Author: Kari gave up teaching in order to focus upon her writing

19 May 2022

Visit Carolyn (Kari) Gillespie on Instagram, Twitter and her Website

About you

Born and raised in Scotland, four years ago I moved South and now live in the Surrey Hills. After reading English at Oxford, a short career in publishing was followed by a longer career as an English teacher. On the wall above the smartboard in my classroom, the words ‘language is power’ made no secret of my agenda. Foremost in my teaching came a message that our experience of the world is formed and shaped by the words we choose; a close second came the creation of an environment that was comfortable enough for children to pause, to think, and to take the risk, to stretch a bit further and to reach, and reach. Underneath the board a second mantra was pinned: ‘Noli Timere’ it read, in 750pt Ariel Black. Finally taking my own advice, when I moved south, I gave up teaching in order to focus upon my writing. I recently completed and MFA in Creative Writing at the University of Surrey, for which I was awarded a Distinction.

My first book, Pilgrim, is a memoir of my journey to Santiago de Compostela, a pilgrimage of some 900kms. Long-distance walking is recalibrating for me: I find renewal and inspiration in the landscape and the people I encounter along the way. Two years ago, I walked the Pilgrim’s Way from Winchester to Canterbury and although plans to walk the Via Francigena are currently on hold, I hope to begin the walk as soon as I am able. I have written a collection of poems for children called Wonder Child – about a child’s encounters with awe -and recently finished my first novel, Visitation.

My work has appeared in Oddity magazine, Coin Operated Press’s Poetry zine and Scotland Outdoors. My poem, The Shadow Butterfly, was Highly Commended in the Wells Festival of Literature, 2021 and I have been shortlisted in both the Soutar and Fish poetry competitions. I was a panellist at the Guildford new Writers Festival 2020 where I read an extract from Pilgrim. I spoke on BBC Radio Surrey about the benefits of reading during lockdown and, I run creative writing workshops in schools.

Why do you travel?

I travel to shrug off the habitual. I am someone who enjoys a quiet life, and I’m very happy at home with the dog, making, writing and pottering in the garden. It would be all too easy to stay put. But when I’m most comfortable, that’s when I start to atrophy. And it’s only when I push myself out the door that I start to regenerate. Life, for me, is a sequence of births and deaths. Travel can be the trigger of something new. It helps me to see things afresh, to see myself afresh.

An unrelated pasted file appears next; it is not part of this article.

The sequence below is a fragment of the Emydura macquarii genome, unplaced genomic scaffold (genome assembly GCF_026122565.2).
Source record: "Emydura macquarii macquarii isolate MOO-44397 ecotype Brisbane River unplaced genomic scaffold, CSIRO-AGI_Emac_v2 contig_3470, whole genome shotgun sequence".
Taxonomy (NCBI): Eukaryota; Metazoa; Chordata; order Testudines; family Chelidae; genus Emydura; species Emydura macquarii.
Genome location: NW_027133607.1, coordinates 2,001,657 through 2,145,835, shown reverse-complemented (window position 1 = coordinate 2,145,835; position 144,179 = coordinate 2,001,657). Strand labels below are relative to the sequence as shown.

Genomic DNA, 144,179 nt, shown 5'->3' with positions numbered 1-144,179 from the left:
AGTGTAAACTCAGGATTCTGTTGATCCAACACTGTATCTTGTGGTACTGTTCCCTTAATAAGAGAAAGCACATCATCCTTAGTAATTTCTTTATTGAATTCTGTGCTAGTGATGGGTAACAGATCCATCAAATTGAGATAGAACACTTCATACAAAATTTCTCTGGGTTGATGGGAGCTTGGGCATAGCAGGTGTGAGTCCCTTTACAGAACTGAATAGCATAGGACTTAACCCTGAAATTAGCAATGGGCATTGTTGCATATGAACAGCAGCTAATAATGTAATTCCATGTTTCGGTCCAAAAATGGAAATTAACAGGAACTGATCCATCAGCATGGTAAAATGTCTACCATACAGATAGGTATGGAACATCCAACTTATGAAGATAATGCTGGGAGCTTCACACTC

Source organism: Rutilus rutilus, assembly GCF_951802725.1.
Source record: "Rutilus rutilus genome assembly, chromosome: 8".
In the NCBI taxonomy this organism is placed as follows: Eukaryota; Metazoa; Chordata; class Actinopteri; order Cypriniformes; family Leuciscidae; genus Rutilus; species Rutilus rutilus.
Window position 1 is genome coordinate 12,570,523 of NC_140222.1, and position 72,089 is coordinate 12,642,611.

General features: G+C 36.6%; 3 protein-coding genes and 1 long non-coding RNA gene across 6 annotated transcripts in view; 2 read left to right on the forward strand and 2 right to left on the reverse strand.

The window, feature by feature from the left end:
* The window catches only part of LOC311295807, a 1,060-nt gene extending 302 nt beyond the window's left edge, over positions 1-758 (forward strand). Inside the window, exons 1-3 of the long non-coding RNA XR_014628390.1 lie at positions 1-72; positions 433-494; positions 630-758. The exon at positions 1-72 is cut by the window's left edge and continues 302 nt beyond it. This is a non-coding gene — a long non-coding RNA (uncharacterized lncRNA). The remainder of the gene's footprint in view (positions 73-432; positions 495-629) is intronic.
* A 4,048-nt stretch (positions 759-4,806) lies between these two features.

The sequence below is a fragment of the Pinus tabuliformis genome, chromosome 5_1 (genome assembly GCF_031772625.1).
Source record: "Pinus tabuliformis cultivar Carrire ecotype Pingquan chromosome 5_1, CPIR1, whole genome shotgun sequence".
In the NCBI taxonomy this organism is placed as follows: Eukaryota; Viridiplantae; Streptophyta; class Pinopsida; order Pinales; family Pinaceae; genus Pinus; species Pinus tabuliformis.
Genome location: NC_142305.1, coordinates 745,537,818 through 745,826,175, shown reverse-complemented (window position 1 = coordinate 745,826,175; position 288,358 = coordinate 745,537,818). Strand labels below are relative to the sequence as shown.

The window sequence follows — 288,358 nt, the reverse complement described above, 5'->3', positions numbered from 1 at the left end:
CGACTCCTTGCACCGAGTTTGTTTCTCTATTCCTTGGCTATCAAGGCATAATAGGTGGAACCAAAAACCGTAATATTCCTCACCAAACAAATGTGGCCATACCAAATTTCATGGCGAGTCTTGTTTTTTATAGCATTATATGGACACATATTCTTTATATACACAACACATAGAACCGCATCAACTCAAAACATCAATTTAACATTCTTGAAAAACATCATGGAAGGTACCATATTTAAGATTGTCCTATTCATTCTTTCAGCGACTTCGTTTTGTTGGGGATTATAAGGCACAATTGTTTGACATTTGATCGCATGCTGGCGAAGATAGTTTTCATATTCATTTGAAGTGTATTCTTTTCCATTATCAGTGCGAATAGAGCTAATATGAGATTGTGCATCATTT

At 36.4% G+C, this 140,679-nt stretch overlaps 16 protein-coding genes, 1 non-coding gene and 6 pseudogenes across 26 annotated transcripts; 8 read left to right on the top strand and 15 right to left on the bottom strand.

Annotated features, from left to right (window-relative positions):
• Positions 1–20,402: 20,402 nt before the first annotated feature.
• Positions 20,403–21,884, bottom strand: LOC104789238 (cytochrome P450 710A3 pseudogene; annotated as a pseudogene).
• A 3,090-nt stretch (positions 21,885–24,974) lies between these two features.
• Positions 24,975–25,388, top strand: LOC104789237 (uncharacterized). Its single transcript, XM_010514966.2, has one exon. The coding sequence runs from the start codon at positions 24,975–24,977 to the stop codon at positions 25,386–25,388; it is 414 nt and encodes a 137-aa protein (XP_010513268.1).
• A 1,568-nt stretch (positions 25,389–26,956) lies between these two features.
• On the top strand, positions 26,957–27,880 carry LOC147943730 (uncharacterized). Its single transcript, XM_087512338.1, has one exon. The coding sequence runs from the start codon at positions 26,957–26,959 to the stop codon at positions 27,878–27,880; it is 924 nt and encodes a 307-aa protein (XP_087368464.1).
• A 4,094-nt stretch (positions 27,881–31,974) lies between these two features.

What’s your go-to travel hack?

Pack light, but pack things that have a sensory impact. For me, my puffa jacket felt like a hug; the smell of Aesop fabulous face oil recharged and a bag of Liquorice toffees tasted like home!

Got any gear you can’t travel without?

I love my Berghaus base layers. They feel great, wash easily and dry fast!

What destination are you eager to go back to?

I’m heading back on the Camino in September. This time I’m following the costal route from Porto to Santiago de Compostela, and am carrying on to Finisterre.

How do you stay safe when you’re travelling?

I tend to team up with other walkers in sections of the Camino which are too isolated. Although I often walk alone, I usually have a buddy within my sights. I check in with family at the end of the day so that they know my location and my destination for the following day.

What’s the best way to experience a destination like a local?

The best advice I had was ‘Don’t eat in a square or anywhere with pictures on the menu!’ If you see a queue for a bakery, stand in it! You won’t be disappointed.

What’s your favourite word in another language?


How has travel changed in your lifetime and how will it change over the next 25 years?

When I am on pilgrimage I am often struck by how little this tradition has changed in the last 1000 years. You walk, you eat, you sleep. If you’ve got those three things sorted, nothing else matters much. I hope the spirit of the Camino remains unaltered in the next 25 years.

When and where are you next travelling?

I am heading off on the Portuguese Way in September. I can’t wait!

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